While press releases are still a great way to gain exposure, sometimes PR pros take them too far. Even the toughest editors weep when they see yet another press release that should have never been written, much less actually sent.
Before you waste your time writing something that will never see the light of day, consider whether what you’re sending is newsworthy.
Yes, everything about your company is important to you, but it’s not important to everyone else. Most of your organization’s events aren’t interesting to the average person, so you’re better off waiting until something major comes along.
Here are three types of press releases you should never write:
1. Company shuffling
Did an executive move to a new department? When the CEO left, did someone step up or did the company bring in someone new? Did a long-time employee finally make it to an esteemed role?
Before you write the press release, stop and think, “Would I want to read this in the paper over breakfast?” If the answer is anything less than “Absolutely!” you’re better off waiting for something else.
Did a celebrity take over the company, or does the new executive want to take the company in a drastically new direction? If so, write about it. Otherwise, readers outside of specialized industry publications probably will not care.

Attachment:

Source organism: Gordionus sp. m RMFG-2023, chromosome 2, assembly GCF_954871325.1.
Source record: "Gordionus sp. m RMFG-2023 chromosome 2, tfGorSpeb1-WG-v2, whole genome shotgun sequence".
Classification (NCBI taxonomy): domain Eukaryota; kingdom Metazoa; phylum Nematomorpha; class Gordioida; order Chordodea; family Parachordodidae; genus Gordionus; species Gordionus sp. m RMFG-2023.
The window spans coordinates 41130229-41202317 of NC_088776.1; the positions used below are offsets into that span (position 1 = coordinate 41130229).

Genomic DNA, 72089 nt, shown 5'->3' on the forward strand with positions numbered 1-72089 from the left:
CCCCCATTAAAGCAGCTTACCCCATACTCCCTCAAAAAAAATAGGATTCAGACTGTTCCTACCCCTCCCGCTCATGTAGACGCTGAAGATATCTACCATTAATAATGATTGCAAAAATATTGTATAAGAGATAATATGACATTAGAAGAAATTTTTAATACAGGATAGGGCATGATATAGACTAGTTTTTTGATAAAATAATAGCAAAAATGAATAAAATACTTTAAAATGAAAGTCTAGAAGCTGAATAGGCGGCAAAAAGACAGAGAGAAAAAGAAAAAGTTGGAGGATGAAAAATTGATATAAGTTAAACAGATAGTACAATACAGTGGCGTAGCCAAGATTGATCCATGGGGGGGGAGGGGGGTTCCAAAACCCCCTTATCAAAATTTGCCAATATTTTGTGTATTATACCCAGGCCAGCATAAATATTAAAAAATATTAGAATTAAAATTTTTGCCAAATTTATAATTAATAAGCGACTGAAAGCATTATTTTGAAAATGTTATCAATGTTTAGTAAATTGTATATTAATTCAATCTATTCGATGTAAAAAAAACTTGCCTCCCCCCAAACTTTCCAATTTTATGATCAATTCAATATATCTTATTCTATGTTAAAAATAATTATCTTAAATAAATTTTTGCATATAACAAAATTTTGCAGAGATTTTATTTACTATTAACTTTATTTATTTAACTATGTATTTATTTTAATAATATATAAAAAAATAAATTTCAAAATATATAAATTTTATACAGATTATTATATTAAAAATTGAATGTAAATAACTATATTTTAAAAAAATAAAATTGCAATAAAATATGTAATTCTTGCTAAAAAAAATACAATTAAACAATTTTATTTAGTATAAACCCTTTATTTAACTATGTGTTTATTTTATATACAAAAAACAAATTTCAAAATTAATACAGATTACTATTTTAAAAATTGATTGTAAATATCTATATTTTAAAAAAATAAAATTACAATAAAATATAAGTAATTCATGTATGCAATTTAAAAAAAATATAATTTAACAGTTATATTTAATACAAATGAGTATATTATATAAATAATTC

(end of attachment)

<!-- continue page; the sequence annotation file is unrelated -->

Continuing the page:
2. Moving locations
If your store has a regular flow of people who aren’t direct customers (like a brewery, perhaps), then you may want to make an announcement about your move. Otherwise, avoid this pitch.
I’ve seen e-commerce shops try to announce moves before. What’s the point? Nobody cares because they’ve never visited your physical location and never will. Editors will just roll their eyes. Again, if the news doesn’t directly affect readers, they will skip it.
It’s fun to take digs at rivals—almost cathartic. However, when it comes to press releases, you don’t want to do this. Not only do you come off as petty, but you could end up sparking an increasingly negative series of press releases that will hurt your brand in the long run.
Besides, press releases have a fairly strict format: Add all the relevant information you can, spice it up a bit and send it out. Digs about your competitors don’t belong in there. If an editor even allows the press release to go into the paper, he or she could edit out that section, anyway.
A version of this article first appeared on PR Fuel.